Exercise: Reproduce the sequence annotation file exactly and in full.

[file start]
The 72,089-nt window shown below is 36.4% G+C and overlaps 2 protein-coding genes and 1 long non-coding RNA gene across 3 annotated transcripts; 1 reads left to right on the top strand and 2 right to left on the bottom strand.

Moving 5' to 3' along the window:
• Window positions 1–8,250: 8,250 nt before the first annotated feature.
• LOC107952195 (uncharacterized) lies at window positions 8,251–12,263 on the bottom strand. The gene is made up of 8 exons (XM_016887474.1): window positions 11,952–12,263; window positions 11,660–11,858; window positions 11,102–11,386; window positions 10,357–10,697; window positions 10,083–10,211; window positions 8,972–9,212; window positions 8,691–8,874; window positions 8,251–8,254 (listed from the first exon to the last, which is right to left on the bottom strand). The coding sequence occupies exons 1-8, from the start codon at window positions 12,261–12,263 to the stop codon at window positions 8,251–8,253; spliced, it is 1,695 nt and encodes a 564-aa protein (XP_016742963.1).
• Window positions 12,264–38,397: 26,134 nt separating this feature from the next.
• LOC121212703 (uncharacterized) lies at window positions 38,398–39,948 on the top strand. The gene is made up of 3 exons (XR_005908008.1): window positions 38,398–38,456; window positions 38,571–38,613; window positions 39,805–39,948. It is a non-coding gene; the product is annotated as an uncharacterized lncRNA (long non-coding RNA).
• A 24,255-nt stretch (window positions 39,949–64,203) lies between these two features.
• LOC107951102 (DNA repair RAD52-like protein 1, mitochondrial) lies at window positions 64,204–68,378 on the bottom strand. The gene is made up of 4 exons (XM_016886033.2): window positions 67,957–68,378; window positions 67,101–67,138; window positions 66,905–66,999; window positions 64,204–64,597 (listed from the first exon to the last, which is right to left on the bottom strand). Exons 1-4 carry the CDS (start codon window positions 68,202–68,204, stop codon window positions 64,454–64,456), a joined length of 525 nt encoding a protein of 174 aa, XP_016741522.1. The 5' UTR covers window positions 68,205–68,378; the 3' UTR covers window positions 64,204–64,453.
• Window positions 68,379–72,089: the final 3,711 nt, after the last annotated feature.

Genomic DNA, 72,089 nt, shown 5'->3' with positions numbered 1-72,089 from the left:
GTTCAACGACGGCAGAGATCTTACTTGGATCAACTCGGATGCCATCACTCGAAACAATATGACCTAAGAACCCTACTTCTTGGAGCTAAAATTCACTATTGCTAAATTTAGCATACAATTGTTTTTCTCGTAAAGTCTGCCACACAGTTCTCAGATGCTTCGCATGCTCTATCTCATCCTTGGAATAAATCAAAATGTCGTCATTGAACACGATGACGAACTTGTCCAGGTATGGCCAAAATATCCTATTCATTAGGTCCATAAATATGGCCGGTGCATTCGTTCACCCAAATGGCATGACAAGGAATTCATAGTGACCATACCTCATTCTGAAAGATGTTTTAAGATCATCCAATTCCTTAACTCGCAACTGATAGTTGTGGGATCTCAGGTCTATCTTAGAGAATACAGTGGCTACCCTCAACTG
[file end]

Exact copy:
The 72,089-nt window shown below is 36.4% G+C and overlaps 2 protein-coding genes and 1 long non-coding RNA gene across 3 annotated transcripts; 1 reads left to right on the top strand and 2 right to left on the bottom strand.

Moving 5' to 3' along the window:
• Window positions 1–8,250: 8,250 nt before the first annotated feature.
• LOC107952195 (uncharacterized) lies at window positions 8,251–12,263 on the bottom strand. The gene is made up of 8 exons (XM_016887474.1): window positions 11,952–12,263; window positions 11,660–11,858; window positions 11,102–11,386; window positions 10,357–10,697; window positions 10,083–10,211; window positions 8,972–9,212; window positions 8,691–8,874; window positions 8,251–8,254 (listed from the first exon to the last, which is right to left on the bottom strand). The coding sequence occupies exons 1-8, from the start codon at window positions 12,261–12,263 to the stop codon at window positions 8,251–8,253; spliced, it is 1,695 nt and encodes a 564-aa protein (XP_016742963.1).
• Window positions 12,264–38,397: 26,134 nt separating this feature from the next.
• LOC121212703 (uncharacterized) lies at window positions 38,398–39,948 on the top strand. The gene is made up of 3 exons (XR_005908008.1): window positions 38,398–38,456; window positions 38,571–38,613; window positions 39,805–39,948. It is a non-coding gene; the product is annotated as an uncharacterized lncRNA (long non-coding RNA).
• A 24,255-nt stretch (window positions 39,949–64,203) lies between these two features.
• LOC107951102 (DNA repair RAD52-like protein 1, mitochondrial) lies at window positions 64,204–68,378 on the bottom strand. The gene is made up of 4 exons (XM_016886033.2): window positions 67,957–68,378; window positions 67,101–67,138; window positions 66,905–66,999; window positions 64,204–64,597 (listed from the first exon to the last, which is right to left on the bottom strand). Exons 1-4 carry the CDS (start codon window positions 68,202–68,204, stop codon window positions 64,454–64,456), a joined length of 525 nt encoding a protein of 174 aa, XP_016741522.1. The 5' UTR covers window positions 68,205–68,378; the 3' UTR covers window positions 64,204–64,453.
• Window positions 68,379–72,089: the final 3,711 nt, after the last annotated feature.

Genomic DNA, 72,089 nt, shown 5'->3' with positions numbered 1-72,089 from the left:
GTTCAACGACGGCAGAGATCTTACTTGGATCAACTCGGATGCCATCACTCGAAACAATATGACCTAAGAACCCTACTTCTTGGAGCTAAAATTCACTATTGCTAAATTTAGCATACAATTGTTTTTCTCGTAAAGTCTGCCACACAGTTCTCAGATGCTTCGCATGCTCTATCTCATCCTTGGAATAAATCAAAATGTCGTCATTGAACACGATGACGAACTTGTCCAGGTATGGCCAAAATATCCTATTCATTAGGTCCATAAATATGGCCGGTGCATTCGTTCACCCAAATGGCATGACAAGGAATTCATAGTGACCATACCTCATTCTGAAAGATGTTTTAAGATCATCCAATTCCTTAACTCGCAACTGATAGTTGTGGGATCTCAGGTCTATCTTAGAGAATACAGTGGCTACCCTCAACTG